What are the most important improvements for v5?

I agree, although I mean a radial mask version of the gradient tool. These are very popular tools in Light Room and Capture One. Not having them in DXO is a significant negative for users coming from other software as they are regarded as a “basic” masking tool. DXO wants new users :slight_smile:

To be clear are you asking for the same thing or are you asking for a variable area selection for U-Points?

Ian, I confess that I don’t quite understand the precise difference you make between these two definitions/descriptions :thinking:

Sorry I will try to clarify.

A Radial Mask is effectively a “painted” mask like the brush and gradient masks. The shape of the radial mask and the feathering is adjusted by selecting and moving the indicator lines. You have a choice of having the mask “inside” or “outside” the radial mask giving you two masking options in one. I hope the following two images demonstrate what I mean:

Apologies for the mask colour it is user definable :slight_smile:

U-Points are Auto selection masks rather than “painted” masks and make their selection based on the colour/tone of the pixels under the Control Point centre spot. Currently the selection “area” is broadly restricted to a user defined circle. An improvement would be to be for the user to be able to vary the shape of the selection area.

There is a fundamental difference between a Control Point and a mask in that the Control Point is selecting pixels within an area, based on colour and tone, whereas the mask is simply a defined area in which all pixels are impacted equally (except for the feathered area) by any adjustments. With a Control Point only the selected pixels within the area are impacted by any adjustments. The image below shows a Control Point and the selection area circle which limits the area of pixels the Control Point looks at.

I hope I have clarified my post. Radial masks are now available in most mainstream image editors and the lack of radial masks in DXO is a barrier to new users switching as they have become “standard” masking tools.

When DXO introduced Clear View it was soon copied by Adobe (Dehaze) and this tool has now become a “Standard” editing tool that is found in all mainstream image editors.


well Clearview and Dehaze (in silkypix) isn’t the same.
clarity and dehaze together is as Clearview.


100% negative clarity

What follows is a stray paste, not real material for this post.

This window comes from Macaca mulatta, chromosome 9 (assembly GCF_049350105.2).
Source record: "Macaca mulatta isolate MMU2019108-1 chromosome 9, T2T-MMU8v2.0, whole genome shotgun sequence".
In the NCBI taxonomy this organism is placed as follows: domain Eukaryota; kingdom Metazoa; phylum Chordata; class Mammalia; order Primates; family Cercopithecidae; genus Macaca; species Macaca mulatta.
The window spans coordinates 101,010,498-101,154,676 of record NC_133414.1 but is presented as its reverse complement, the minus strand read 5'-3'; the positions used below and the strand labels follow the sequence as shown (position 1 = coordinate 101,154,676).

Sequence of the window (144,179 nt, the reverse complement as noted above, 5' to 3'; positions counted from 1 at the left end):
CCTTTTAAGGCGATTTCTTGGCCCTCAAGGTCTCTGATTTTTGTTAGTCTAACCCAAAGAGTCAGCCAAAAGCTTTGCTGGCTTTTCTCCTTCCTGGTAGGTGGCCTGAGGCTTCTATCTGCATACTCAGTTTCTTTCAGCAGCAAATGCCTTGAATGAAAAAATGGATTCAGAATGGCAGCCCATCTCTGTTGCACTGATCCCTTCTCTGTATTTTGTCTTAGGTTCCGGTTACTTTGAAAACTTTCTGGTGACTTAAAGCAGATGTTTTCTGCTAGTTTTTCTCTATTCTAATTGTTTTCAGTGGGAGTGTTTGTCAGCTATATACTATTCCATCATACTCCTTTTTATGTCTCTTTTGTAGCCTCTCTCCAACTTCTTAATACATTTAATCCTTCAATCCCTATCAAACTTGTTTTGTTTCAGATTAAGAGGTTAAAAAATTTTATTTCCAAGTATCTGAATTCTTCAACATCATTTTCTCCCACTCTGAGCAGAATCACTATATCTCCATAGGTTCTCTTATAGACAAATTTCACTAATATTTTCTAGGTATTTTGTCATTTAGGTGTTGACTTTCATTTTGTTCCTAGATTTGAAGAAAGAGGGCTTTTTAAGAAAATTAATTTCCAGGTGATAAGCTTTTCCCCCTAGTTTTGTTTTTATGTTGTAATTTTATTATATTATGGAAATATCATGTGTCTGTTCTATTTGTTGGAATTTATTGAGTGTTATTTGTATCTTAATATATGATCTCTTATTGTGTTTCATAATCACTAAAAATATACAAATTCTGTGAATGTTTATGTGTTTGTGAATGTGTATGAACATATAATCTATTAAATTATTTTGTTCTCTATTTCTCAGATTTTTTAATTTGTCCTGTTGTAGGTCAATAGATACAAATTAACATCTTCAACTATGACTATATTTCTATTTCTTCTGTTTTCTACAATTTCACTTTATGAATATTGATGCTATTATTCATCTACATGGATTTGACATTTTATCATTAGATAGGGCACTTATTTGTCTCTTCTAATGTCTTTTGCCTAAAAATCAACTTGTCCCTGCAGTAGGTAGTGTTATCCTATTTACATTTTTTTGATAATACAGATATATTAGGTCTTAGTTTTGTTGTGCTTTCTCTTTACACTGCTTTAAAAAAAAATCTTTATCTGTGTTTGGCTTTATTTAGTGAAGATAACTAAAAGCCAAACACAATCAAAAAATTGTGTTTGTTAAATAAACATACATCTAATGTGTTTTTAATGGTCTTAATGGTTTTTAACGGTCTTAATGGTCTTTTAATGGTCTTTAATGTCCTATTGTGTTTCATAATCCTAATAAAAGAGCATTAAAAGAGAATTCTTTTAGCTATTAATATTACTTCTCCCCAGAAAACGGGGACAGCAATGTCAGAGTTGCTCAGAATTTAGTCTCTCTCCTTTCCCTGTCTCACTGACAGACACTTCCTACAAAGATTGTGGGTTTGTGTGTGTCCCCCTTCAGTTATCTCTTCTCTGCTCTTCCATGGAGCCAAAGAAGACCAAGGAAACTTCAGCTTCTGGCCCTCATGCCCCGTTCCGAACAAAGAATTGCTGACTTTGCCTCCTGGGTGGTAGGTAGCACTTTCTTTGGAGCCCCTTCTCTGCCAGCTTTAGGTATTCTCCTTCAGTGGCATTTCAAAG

100% clarity

100% dehaze

100% clearview plus. (that’s a combination of clarity and dehaze together.

the shocking microcontrast 100% and clearview 100%

dragging out the microcontrast by slider.
video comparison

The clearview plus is smarter but more limited in fine tuning.
it is adding more microcontrast in a smart way wile you turning the slider up for more “Dehaze” aka blacklevel.
result can be over sharpend. and because it difficult to see before exporting (70% rule and no primedenosing in preview (denosing and sharpening are bound) using clearview in massive amounts is dangerous.
That’s why i like the toolbox in Silkypix for this kind of image’s.
Clearview plus is a automated system wile the other is more manual which is better in extreme images.

i assume dragging the outer oval means more feathering?
My main concern in this kind of tools is a overload of possibilities can cause choosingblock.
Upoint and this isn’t comparible. two different type’s of selection and coverage.

If they add this i think they should drag the "afbeelding
out of this and create a “quick button” next to “repair”
and so we can choose “classic radial filter” as we have now and this oval/round one.
like we can in repair:

So the Brushes and controlpoint can be left in locals. (maybe a HSL control inthere? :thinking: :heart_eyes:)

I do see purpose of this oval/round radial mask. :slight_smile:

Thanks for clarification! In this case, my idea would rather correspond to your second proposition: a variable shape for U-Points.

I’m curious, fellas - Why would you like to see this “improvement” ?

Note: This is being discussed here too.


Obvious: when the area I need to correct is egg-shaped / long-shaped / narrow / rectangular / etc, I don’t want to have to “tile” circles:
1° that’s a chore
2° that’s imprecise
I don’t like to draw with a brush either: that of PL is coarse, and it’s again a slow process.

As a very recent Fuji convert (after 15 years of Pentax), X-Trans support is the most important for me. I can’t continue using DxO otherwise. :cry:

Besides that, the only new feature I really missed is a better highlight reconstruction (like RawTherapee’s Color Propagation).


So, how many different Control-Point shapes do you reckon you’ll need ?

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An elliptical tool (like the “radial filter” in Lr) deals with 80 % of the cases, quickly and simply. (A “quadrangular” mask would be the icing on the cake.) — After all, geometrically speaking, the circle is never more than an impoverished ellipse :stuck_out_tongue_winking_eye: